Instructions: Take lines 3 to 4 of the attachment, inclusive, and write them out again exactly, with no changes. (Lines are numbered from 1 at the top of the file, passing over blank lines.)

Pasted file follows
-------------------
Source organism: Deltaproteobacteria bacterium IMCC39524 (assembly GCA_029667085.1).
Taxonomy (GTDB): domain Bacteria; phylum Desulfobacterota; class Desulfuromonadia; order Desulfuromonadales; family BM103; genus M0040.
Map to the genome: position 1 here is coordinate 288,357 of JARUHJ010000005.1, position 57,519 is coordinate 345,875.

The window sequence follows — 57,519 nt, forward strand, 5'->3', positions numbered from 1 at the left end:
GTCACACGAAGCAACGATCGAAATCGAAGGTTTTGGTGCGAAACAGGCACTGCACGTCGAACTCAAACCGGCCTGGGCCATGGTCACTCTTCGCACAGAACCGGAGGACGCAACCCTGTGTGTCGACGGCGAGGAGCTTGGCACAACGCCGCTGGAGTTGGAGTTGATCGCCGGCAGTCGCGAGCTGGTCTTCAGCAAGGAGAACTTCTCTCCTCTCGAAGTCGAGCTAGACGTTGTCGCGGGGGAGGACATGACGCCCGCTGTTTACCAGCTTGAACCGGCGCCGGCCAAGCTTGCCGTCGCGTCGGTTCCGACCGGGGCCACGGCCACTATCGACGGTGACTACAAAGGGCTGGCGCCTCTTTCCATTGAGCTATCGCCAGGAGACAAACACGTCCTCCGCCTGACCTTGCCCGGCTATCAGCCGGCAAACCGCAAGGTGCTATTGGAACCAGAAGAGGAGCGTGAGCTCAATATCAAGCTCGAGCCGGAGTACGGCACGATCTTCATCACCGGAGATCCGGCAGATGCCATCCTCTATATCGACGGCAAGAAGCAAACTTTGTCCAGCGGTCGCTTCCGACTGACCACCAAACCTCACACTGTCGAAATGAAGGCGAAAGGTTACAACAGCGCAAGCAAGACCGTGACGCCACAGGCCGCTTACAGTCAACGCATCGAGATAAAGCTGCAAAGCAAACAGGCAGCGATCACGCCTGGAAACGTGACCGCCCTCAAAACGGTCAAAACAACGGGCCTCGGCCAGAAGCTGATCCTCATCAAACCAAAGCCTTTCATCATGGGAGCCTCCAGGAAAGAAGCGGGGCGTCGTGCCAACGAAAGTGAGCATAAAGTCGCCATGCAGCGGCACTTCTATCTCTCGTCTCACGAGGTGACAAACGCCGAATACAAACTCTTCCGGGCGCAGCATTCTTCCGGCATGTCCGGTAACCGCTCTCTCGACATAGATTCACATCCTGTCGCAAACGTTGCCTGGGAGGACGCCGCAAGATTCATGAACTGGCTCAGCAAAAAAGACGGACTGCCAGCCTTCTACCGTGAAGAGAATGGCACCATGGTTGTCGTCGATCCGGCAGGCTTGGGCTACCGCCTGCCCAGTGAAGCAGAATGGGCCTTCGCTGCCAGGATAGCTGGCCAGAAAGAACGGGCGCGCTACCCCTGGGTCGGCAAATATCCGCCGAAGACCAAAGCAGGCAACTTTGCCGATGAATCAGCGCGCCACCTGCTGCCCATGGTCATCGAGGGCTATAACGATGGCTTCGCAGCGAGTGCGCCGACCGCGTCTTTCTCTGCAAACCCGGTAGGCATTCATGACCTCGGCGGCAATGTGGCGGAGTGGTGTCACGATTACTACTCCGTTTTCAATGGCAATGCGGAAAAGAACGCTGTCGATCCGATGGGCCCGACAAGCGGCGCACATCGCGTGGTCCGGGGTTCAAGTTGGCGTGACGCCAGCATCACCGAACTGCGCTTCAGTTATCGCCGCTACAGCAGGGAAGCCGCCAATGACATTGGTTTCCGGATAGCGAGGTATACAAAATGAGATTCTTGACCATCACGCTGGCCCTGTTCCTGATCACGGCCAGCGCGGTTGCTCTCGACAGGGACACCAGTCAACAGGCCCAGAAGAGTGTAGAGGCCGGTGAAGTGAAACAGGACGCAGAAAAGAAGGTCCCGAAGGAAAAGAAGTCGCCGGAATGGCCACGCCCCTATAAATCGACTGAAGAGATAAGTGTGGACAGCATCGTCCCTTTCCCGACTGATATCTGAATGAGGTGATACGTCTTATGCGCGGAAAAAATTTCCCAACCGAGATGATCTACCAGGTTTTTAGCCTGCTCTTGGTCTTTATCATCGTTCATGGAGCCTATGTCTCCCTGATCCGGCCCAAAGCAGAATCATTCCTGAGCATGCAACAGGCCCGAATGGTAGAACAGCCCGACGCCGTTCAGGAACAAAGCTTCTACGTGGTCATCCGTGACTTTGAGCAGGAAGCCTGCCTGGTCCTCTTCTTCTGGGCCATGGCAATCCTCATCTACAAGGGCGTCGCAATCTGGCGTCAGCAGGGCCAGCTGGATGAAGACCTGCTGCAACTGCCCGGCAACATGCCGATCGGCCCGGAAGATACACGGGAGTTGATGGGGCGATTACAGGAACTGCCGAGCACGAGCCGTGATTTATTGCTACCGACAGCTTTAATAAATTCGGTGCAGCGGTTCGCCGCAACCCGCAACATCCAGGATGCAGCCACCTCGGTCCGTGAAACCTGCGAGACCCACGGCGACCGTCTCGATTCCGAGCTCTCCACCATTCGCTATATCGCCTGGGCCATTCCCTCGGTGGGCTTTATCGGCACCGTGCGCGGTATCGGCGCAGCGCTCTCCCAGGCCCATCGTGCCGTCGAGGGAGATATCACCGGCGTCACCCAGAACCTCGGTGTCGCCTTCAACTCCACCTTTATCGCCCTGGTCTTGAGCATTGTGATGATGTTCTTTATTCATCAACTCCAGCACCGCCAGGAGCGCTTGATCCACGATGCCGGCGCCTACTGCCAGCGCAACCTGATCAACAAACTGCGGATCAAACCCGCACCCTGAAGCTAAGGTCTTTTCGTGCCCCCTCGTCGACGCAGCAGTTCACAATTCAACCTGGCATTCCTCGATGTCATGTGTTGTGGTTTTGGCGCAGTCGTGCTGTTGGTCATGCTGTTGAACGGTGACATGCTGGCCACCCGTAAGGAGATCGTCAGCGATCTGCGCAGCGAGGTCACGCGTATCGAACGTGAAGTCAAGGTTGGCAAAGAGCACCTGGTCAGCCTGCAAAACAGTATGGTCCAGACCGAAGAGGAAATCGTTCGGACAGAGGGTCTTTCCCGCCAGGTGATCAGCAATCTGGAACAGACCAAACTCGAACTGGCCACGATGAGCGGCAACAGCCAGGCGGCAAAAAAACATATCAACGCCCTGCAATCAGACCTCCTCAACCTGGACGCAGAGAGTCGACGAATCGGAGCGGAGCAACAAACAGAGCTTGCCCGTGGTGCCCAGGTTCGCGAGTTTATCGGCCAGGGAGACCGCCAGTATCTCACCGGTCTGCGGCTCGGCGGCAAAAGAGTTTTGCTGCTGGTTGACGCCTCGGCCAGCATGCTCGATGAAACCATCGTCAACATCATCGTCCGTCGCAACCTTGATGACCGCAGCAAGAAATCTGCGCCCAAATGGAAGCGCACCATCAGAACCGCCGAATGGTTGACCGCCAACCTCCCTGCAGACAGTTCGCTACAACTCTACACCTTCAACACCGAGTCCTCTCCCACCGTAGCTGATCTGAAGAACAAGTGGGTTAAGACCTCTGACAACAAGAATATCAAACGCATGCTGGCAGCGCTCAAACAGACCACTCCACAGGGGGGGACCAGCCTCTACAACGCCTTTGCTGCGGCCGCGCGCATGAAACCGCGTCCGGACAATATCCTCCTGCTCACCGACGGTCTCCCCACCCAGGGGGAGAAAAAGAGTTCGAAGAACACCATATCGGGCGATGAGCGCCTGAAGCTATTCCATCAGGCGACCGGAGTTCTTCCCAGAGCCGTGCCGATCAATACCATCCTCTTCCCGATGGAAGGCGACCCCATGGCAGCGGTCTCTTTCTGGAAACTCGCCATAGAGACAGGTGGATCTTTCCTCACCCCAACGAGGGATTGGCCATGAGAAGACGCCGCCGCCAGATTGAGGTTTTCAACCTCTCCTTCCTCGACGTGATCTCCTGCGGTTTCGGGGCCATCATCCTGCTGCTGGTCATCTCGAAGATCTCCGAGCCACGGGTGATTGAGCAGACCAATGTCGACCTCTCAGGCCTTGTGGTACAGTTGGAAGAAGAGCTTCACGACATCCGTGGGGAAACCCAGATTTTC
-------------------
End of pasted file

Map to the genome: position 1 here is coordinate 288,357 of JARUHJ010000005.1, position 57,519 is coordinate 345,875.

The window sequence follows — 57,519 nt, forward strand, 5'->3', positions numbered from 1 at the left end: